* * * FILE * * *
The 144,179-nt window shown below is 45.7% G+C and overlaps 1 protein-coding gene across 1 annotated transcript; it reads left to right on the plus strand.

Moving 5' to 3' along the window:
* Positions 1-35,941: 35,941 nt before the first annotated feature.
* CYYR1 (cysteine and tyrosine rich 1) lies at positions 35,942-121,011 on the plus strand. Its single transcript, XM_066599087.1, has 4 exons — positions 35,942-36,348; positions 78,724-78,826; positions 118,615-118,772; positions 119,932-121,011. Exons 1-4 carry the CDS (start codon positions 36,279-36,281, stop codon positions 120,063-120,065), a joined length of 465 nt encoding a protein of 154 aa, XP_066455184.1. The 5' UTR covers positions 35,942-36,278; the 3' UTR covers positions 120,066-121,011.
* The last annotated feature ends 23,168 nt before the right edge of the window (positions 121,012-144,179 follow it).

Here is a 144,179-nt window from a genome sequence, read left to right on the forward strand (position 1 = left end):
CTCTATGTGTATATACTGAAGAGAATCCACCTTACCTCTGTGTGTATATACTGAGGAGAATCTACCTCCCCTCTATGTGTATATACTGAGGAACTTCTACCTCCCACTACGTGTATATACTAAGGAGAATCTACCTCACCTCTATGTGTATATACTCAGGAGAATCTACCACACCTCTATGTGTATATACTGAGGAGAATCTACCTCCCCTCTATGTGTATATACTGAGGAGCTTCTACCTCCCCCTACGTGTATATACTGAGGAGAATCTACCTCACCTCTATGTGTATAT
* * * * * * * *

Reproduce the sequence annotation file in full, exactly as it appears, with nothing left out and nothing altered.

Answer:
The 144,179-nt window shown below is 45.7% G+C and overlaps 1 protein-coding gene across 1 annotated transcript; it reads left to right on the plus strand.

Moving 5' to 3' along the window:
* Positions 1-35,941: 35,941 nt before the first annotated feature.
* CYYR1 (cysteine and tyrosine rich 1) lies at positions 35,942-121,011 on the plus strand. Its single transcript, XM_066599087.1, has 4 exons — positions 35,942-36,348; positions 78,724-78,826; positions 118,615-118,772; positions 119,932-121,011. Exons 1-4 carry the CDS (start codon positions 36,279-36,281, stop codon positions 120,063-120,065), a joined length of 465 nt encoding a protein of 154 aa, XP_066455184.1. The 5' UTR covers positions 35,942-36,278; the 3' UTR covers positions 120,066-121,011.
* The last annotated feature ends 23,168 nt before the right edge of the window (positions 121,012-144,179 follow it).

Here is a 144,179-nt window from a genome sequence, read left to right on the forward strand (position 1 = left end):
CTCTATGTGTATATACTGAAGAGAATCCACCTTACCTCTGTGTGTATATACTGAGGAGAATCTACCTCCCCTCTATGTGTATATACTGAGGAACTTCTACCTCCCACTACGTGTATATACTAAGGAGAATCTACCTCACCTCTATGTGTATATACTCAGGAGAATCTACCACACCTCTATGTGTATATACTGAGGAGAATCTACCTCCCCTCTATGTGTATATACTGAGGAGCTTCTACCTCCCCCTACGTGTATATACTGAGGAGAATCTACCTCACCTCTATGTGTATAT